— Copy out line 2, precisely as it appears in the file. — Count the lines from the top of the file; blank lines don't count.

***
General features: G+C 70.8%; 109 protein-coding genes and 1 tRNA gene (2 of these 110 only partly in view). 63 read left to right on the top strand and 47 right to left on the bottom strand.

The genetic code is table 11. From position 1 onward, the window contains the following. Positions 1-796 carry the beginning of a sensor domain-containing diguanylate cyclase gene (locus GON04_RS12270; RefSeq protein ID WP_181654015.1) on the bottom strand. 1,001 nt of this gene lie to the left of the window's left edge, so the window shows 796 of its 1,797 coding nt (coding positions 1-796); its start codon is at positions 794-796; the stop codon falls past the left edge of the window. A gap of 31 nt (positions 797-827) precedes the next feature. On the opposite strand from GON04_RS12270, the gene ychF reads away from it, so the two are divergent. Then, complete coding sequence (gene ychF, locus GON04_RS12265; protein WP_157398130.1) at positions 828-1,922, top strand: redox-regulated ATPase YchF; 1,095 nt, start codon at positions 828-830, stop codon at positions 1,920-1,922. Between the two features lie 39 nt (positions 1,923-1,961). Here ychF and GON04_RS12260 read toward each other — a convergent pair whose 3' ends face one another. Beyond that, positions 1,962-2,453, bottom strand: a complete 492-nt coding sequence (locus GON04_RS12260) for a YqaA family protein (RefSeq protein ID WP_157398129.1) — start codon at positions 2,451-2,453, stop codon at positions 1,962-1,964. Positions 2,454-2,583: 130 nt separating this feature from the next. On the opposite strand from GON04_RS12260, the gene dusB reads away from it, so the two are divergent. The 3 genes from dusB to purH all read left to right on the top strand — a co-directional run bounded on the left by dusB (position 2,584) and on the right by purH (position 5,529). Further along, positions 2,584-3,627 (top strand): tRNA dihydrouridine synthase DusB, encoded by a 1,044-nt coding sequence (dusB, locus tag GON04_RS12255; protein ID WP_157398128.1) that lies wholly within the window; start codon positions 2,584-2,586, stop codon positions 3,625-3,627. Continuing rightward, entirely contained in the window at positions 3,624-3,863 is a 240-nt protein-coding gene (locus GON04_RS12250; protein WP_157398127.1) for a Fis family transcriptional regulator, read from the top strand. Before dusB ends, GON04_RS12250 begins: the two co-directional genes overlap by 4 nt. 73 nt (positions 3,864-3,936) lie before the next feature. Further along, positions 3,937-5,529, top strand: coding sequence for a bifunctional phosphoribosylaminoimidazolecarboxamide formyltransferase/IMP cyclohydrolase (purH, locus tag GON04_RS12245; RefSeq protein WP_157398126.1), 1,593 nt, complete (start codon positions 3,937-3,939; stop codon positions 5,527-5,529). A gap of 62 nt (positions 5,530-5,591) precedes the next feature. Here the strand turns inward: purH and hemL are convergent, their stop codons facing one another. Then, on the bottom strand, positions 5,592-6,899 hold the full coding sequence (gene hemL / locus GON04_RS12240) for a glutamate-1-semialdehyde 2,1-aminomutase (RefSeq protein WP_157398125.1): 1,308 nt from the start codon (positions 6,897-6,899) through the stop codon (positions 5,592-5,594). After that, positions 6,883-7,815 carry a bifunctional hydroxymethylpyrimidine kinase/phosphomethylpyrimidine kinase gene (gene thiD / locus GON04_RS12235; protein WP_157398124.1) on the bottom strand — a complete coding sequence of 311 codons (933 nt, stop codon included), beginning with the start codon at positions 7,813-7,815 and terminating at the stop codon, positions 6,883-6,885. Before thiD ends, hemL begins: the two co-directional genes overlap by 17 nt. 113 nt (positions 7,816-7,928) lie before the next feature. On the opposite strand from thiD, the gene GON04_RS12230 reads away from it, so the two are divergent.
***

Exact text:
The genetic code is table 11. From position 1 onward, the window contains the following. Positions 1-796 carry the beginning of a sensor domain-containing diguanylate cyclase gene (locus GON04_RS12270; RefSeq protein ID WP_181654015.1) on the bottom strand. 1,001 nt of this gene lie to the left of the window's left edge, so the window shows 796 of its 1,797 coding nt (coding positions 1-796); its start codon is at positions 794-796; the stop codon falls past the left edge of the window. A gap of 31 nt (positions 797-827) precedes the next feature. On the opposite strand from GON04_RS12270, the gene ychF reads away from it, so the two are divergent. Then, complete coding sequence (gene ychF, locus GON04_RS12265; protein WP_157398130.1) at positions 828-1,922, top strand: redox-regulated ATPase YchF; 1,095 nt, start codon at positions 828-830, stop codon at positions 1,920-1,922. Between the two features lie 39 nt (positions 1,923-1,961). Here ychF and GON04_RS12260 read toward each other — a convergent pair whose 3' ends face one another. Beyond that, positions 1,962-2,453, bottom strand: a complete 492-nt coding sequence (locus GON04_RS12260) for a YqaA family protein (RefSeq protein ID WP_157398129.1) — start codon at positions 2,451-2,453, stop codon at positions 1,962-1,964. Positions 2,454-2,583: 130 nt separating this feature from the next. On the opposite strand from GON04_RS12260, the gene dusB reads away from it, so the two are divergent. The 3 genes from dusB to purH all read left to right on the top strand — a co-directional run bounded on the left by dusB (position 2,584) and on the right by purH (position 5,529). Further along, positions 2,584-3,627 (top strand): tRNA dihydrouridine synthase DusB, encoded by a 1,044-nt coding sequence (dusB, locus tag GON04_RS12255; protein ID WP_157398128.1) that lies wholly within the window; start codon positions 2,584-2,586, stop codon positions 3,625-3,627. Continuing rightward, entirely contained in the window at positions 3,624-3,863 is a 240-nt protein-coding gene (locus GON04_RS12250; protein WP_157398127.1) for a Fis family transcriptional regulator, read from the top strand. Before dusB ends, GON04_RS12250 begins: the two co-directional genes overlap by 4 nt. 73 nt (positions 3,864-3,936) lie before the next feature. Further along, positions 3,937-5,529, top strand: coding sequence for a bifunctional phosphoribosylaminoimidazolecarboxamide formyltransferase/IMP cyclohydrolase (purH, locus tag GON04_RS12245; RefSeq protein WP_157398126.1), 1,593 nt, complete (start codon positions 3,937-3,939; stop codon positions 5,527-5,529). A gap of 62 nt (positions 5,530-5,591) precedes the next feature. Here the strand turns inward: purH and hemL are convergent, their stop codons facing one another. Then, on the bottom strand, positions 5,592-6,899 hold the full coding sequence (gene hemL / locus GON04_RS12240) for a glutamate-1-semialdehyde 2,1-aminomutase (RefSeq protein WP_157398125.1): 1,308 nt from the start codon (positions 6,897-6,899) through the stop codon (positions 5,592-5,594). After that, positions 6,883-7,815 carry a bifunctional hydroxymethylpyrimidine kinase/phosphomethylpyrimidine kinase gene (gene thiD / locus GON04_RS12235; protein WP_157398124.1) on the bottom strand — a complete coding sequence of 311 codons (933 nt, stop codon included), beginning with the start codon at positions 7,813-7,815 and terminating at the stop codon, positions 6,883-6,885. Before thiD ends, hemL begins: the two co-directional genes overlap by 17 nt. 113 nt (positions 7,816-7,928) lie before the next feature. On the opposite strand from thiD, the gene GON04_RS12230 reads away from it, so the two are divergent.